Amendment No. 220 calls for a definition of affordability that is not based on a price just below the prevailing market price or rent but based on the income of the purchaser or tenant. I fear, in respect of rents and prices just below the market value, that affordability would be defined based on small discounts on the full market price. Deputy Boyd Barrett is entirely correct in stating many people are spending 50% or 60% of their income on rent, putting great pressure on their ability to afford other basics and necessities. It is important, therefore, that our measure be worked into the legislation.
I support all three amendments. I will speak to Deputy Boyd Barrett's amendments first.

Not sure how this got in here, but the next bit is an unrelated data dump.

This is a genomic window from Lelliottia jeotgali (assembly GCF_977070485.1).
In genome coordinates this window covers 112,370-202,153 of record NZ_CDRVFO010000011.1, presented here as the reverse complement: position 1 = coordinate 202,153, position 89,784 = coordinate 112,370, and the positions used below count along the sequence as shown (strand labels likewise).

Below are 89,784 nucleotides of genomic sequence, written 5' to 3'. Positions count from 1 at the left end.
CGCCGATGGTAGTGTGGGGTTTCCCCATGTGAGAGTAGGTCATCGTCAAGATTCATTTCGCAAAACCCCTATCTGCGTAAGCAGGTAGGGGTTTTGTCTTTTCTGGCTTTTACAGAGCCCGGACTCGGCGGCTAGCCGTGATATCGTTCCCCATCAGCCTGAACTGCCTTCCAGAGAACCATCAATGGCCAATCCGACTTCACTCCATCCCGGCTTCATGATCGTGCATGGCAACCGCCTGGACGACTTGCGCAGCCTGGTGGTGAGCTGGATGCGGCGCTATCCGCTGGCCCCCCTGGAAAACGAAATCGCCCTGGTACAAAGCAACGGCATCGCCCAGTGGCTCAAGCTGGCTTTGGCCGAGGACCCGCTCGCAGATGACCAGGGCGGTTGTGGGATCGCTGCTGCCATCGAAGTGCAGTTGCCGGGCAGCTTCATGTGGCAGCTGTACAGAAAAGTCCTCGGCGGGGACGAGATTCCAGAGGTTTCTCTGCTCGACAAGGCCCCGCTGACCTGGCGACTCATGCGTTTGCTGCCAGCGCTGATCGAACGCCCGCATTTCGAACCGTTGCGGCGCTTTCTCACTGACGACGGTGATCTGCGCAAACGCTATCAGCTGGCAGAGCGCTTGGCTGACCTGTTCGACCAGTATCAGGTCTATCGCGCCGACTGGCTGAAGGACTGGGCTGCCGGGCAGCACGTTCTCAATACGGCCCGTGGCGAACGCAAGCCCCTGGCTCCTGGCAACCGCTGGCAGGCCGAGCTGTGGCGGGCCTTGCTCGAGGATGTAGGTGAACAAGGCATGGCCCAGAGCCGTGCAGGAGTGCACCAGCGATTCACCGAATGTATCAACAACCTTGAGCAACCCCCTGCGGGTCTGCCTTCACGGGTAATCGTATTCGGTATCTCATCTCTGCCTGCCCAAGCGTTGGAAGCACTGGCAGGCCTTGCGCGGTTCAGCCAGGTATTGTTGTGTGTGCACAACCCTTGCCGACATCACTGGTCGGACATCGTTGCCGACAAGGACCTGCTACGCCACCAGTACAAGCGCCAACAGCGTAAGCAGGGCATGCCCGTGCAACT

A really important principle is at play here. One of the great weaknesses of the current affordable housing schemes, as they have been rolled out, obviously prior to the enactment of the affordable housing legislation and the introduction of this legislation, is that where homes are affordable - not all of them are, as we know from earlier discussions - they are affordable only to the first purchaser. While there is a clawback built into the equity share that the local authority retains to ensure a purchaser cannot make a windfall profit from land he or she did not effectively purchase in the first instance, an affordable property is no longer affordable once sold. Imagine if, instead of having such schemes, we strategically used public land to build up, over a decade, a stock of thousands of privately owned, permanently affordable, but tradeable, homes. Whether they would be sold back to the local authority, as is the preference of Deputy Boyd Barrett, or sold directly to the next purchaser in need of an affordable home is a separate issue. An almost secondary market would be built up. There would be social and cost-rental homes at one end and private and in many cases unaffordable homes at the other, but there would be thousands of permanently affordable homes that people could buy or sell. Who are these people? Currently, they comprise 80% to 85% of the working population based on the eligibility criteria that most of us believe are necessary. These could be altered. The measure would ensure that, in perpetuity, we would always have homes that the category of people in question could purchase.